Children get into trouble. This is a universal law, as curious minds combined with lack of experience can lead young ones to go where they shouldn’t and do things they aren’t supposed to. Because of this, the law holds the doctrine of attractive nuisance. This legal doctrine is a form of premises liability, and states that the owner of a potentially dangerous property can be held accountable for any injuries to sustained by a trespassing child, if those injuries are caused by a hazardous objects or condition that might be likely to attract children.
Simply put, an attractive nuisance is a structure or condition of property that is both hazardous and hard for a child to resist. These structures or conditions must be man-made and include abandoned properties, such as vehicles, appliances, or buildings. Some common examples of attractive nuisances include swimming pools, abandoned houses, and constructions sites or equipment.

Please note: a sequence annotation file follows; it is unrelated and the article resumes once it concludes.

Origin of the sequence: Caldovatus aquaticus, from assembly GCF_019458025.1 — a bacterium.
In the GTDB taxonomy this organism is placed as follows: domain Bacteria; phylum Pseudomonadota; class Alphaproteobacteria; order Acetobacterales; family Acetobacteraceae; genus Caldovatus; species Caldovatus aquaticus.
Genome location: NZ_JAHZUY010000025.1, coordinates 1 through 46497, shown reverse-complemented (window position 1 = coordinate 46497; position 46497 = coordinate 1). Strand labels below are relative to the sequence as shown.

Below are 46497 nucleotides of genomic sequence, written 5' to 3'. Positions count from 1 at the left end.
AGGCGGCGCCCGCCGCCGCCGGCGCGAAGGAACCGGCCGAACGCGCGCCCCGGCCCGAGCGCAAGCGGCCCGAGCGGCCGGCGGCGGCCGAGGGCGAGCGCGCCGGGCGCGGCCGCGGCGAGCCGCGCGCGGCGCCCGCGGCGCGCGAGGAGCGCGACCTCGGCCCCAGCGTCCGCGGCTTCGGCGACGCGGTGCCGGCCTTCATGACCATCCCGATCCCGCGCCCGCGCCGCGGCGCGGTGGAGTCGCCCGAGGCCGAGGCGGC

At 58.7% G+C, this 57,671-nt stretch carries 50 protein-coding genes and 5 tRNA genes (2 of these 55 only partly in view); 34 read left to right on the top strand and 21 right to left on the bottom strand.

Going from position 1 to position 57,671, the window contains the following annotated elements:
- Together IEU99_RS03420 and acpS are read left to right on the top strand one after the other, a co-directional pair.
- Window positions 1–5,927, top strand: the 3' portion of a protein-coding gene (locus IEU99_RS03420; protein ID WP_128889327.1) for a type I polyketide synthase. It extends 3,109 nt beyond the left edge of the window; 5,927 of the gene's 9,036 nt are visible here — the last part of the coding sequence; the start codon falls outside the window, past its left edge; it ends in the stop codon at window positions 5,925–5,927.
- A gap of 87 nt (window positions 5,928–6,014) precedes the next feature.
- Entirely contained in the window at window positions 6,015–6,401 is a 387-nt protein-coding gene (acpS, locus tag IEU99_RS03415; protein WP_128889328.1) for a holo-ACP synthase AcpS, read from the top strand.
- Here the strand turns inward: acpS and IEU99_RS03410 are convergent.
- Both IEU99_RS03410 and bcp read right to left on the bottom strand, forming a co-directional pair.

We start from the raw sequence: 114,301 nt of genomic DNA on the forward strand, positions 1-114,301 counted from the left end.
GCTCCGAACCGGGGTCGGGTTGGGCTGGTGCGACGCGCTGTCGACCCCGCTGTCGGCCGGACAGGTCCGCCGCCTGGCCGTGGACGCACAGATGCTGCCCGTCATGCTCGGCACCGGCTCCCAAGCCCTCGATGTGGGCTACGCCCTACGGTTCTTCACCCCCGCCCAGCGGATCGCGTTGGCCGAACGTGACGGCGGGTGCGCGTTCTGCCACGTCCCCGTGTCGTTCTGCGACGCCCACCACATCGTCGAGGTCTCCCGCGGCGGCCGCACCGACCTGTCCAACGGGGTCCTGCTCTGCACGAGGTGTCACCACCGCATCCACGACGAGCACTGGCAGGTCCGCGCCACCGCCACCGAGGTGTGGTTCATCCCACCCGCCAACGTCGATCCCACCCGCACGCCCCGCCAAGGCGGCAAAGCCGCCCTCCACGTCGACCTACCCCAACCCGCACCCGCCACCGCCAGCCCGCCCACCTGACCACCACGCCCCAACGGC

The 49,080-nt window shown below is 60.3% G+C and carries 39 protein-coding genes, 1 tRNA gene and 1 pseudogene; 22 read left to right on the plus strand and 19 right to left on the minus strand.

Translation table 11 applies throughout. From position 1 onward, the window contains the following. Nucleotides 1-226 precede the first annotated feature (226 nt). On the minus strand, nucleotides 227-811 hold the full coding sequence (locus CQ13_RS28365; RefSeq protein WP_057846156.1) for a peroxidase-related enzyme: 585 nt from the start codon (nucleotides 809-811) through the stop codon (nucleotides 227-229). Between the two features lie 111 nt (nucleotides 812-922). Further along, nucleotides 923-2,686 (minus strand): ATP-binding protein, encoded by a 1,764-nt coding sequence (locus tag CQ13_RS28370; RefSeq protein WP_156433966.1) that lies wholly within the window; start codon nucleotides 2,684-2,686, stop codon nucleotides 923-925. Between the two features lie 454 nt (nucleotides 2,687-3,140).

Though the specific standards to prove an attractive nuisance case vary from state to state, generally speaking a plaintiff must show:
- The landowner should have been reasonably aware that children are likely to trespass on his or her property.
- The landowner was aware or had reason to be aware that there existed on the property a risk of death or serious bodily harm to children.
- The children would not be able to understand or comprehend the risk presented by the dangerous condition.
- The benefit of maintaining the condition or the cost required to eliminate the condition is minor compared to the potential risk to children.
- The landowner failed to exercise reasonable care to maintain safe conditions on his or her property.
In many cases, putting up a sign to keep out or warning of potential dangers on the property is sufficient, but often a more proactive approach can be required. When determining an attractive nuisance case, the court will take into consideration the age and intellectual ability of the injured child.
In order to protect themselves from an attractive nuisance lawsuit, property owners should assess if a property is likely to pose a threat to children, determine if children are likely to trespass, and take steps to either eliminate any dangerous conditions or restricting access so that no children will be able to trespass on the property in the first place.
For specific laws and help with an attractive nuisance case, contact an experienced premises liability and property lawyer Decatur GA trusts.
Thanks to our friends and contributors from Andrew R. Lynch, P.C. for their insight into attractive nuisance.